More and more the idea is gaining strength -- even among those with hot dog breath. Baseball is being relentlessly outstripped as our national pastime by other sports -- most notably football and basketball.
A recent column in The Arizona Republic by Dan Bickley bemoaned the gradual demise of America's game.
"Last season," Bickley wrote, "Major League Baseball suffered a 6 percent dip in attendance. Crowds attending opening day in 2003 were down 9.8 percent. It's all part of a downward spiral dating to 1994, and since then, over 12 percent of the fan base has left the building."
The major problem, Bickley theorizes, is that the tediousness of the game (including all the "scratching, spitting, stepping off the mound and out of the batter's box") no longer fits today's "thrill-a-minute standards" typified by extreme sports and reality TV.
Fortunately, and in the finest American tradition, baseball is fighting back by altering itself to accommodate and incorporate such staples of our contemporary culture as emerging technologies, shoddy workmanship and stuffing the ballot box. As evidence I offer you:
A pitch-tracking device called QuesTec, introduced in 11 ballparks this year, electronically monitors how accurately umpires call balls and strikes.
When the Diamondbacks' Curt Schilling recently disagreed with its tougher standards, he showed his displeasure by smashing one of the system's four $5,000 cameras. An umpire urged him, off the record of course, to break the others.
Speaking of breaking, baseball bats are shattering this year at a record-setting pace, and there's nothing to add a new element of excitement to a stodgy game like sharp pieces of wood flying all over the infield and even into the stands. Byung-Hyun Kim took a piece in the leg a few weeks ago and hasn't been the same since, and a piece narrowly missed third baseman Matt Williams' head while he was otherwise preoccupied with a ground ball.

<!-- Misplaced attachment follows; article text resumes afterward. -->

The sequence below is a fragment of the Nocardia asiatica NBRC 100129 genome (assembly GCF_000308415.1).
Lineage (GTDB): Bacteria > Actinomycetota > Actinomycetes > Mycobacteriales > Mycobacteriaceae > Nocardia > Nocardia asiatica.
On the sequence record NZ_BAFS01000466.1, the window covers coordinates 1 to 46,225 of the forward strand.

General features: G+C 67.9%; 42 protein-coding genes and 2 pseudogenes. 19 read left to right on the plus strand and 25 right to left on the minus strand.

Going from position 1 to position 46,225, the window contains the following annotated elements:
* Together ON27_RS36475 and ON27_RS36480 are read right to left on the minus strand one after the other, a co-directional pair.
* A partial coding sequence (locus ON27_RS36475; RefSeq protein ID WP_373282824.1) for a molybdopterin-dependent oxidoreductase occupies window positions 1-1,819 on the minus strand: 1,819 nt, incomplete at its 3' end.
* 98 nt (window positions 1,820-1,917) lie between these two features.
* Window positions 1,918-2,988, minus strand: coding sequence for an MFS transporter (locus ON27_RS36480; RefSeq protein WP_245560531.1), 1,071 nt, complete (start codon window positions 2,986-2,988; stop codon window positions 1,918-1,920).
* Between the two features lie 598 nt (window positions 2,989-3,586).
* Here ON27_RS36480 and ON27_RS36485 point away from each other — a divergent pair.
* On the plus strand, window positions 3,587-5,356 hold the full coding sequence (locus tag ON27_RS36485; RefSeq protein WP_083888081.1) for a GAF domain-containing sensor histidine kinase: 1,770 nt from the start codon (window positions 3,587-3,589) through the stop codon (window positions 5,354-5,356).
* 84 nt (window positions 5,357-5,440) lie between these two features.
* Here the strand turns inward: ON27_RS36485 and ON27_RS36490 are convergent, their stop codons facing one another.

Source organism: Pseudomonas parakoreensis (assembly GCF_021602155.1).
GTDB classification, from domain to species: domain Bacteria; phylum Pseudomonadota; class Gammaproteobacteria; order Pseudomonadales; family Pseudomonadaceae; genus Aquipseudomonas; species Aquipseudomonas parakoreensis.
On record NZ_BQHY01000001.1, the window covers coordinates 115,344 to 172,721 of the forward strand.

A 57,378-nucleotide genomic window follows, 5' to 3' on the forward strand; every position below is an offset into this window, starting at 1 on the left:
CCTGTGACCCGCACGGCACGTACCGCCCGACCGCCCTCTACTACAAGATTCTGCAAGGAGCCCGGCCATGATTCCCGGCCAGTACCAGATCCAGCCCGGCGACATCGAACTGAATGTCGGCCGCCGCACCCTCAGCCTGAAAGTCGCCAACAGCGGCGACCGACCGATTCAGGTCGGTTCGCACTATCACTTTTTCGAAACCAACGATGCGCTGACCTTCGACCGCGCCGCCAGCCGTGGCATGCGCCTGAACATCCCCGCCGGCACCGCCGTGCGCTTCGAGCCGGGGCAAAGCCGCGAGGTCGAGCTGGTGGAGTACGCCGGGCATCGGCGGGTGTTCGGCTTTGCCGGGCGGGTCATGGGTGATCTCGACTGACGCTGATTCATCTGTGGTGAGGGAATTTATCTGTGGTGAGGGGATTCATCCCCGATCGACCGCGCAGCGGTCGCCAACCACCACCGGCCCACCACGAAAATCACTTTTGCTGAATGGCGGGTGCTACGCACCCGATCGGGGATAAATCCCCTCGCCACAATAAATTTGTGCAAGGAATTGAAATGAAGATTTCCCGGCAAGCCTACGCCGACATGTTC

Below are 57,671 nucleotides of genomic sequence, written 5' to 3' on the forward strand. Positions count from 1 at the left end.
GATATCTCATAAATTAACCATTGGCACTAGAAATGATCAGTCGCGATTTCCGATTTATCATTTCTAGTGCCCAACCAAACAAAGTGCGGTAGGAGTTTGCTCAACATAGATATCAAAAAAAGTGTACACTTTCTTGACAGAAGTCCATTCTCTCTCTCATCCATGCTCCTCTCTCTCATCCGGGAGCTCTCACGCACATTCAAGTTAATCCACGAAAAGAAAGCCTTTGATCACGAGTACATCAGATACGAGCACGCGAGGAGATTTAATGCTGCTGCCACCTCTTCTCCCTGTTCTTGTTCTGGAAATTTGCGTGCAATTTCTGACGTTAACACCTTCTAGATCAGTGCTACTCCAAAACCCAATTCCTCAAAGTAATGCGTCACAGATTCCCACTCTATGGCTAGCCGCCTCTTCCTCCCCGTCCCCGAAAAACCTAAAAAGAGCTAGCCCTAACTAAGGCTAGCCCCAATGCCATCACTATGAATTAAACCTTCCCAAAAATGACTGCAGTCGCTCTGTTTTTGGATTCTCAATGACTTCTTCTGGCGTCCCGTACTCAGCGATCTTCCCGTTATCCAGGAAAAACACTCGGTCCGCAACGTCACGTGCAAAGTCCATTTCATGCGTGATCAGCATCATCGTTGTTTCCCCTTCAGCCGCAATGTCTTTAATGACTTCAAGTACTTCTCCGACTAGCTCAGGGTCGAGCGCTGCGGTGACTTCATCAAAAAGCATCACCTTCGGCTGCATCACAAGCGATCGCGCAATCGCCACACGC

Now both are gone.
In the finest tradition of the state of Florida and banana republics everywhere, fans who vote for the American and National league all-star teams are allowed to vote "up to 25 times." What kind of logic ever possessed baseball's honchos to institute such a rule? What it amounts to is that if you don't vote 25 times, you're not getting maximum pop for your vote. Of course, if you're the indecisive type, you can vote for more than one person for each position and thus reduce your angst level.
Far be it from me to suggest that Major League Baseball is tampering with the game in ways that make little sense and border on the absurd if not the unethical.
I mean, they wouldn't actually tamper with the bats to make them more susceptible to splintering, would they? The only alternative would seem to be that they aren't growing trees like they used to.
Even if these innovations don't rejuvenate baseball, the game will never get so boring that it reaches the bottom of the sports continuum. There will always be hockey and soccer.
But I think we could take a page from Major League Baseball to make life a little more exciting in sleepy, small town America -- namely right here in the Rim country, where we have been known to engage in a bit of spittin' and scratchin'.
Imagine if you will:
An electronic device that tracks flatlanders during their visit here. If they toss trash out the window or in any other way step out of line, they receive a good, stiff electric jolt. In keeping with the baseball motif, three jolts and you're out -- for keeps.
A mayor's gavel that shatters on impact. Anybody who exceeds the time limit imposed on individual public comments does so at his or (more likely) her own risk.
Allowing everybody 25 votes for everything. Can't you see it now. "Mr. Mayor, I cast 12 votes to raise the Tyler Parkway speed limit to 40 mph, 12 to lower it to 15 mph, and one vote to abstain." Who says you can't please all the people all the time.
Or how about eight votes for Ken Murphy, eight for mayoral opponent Jim White, and nine for none of the above. And if you have low self esteem, you can vote just once or twice.
But maybe it's a stretch to apply baseball's "innovations" to the Rim country. Maybe we should allow cooler heads to prevail. Where's Ted Williams when you need him?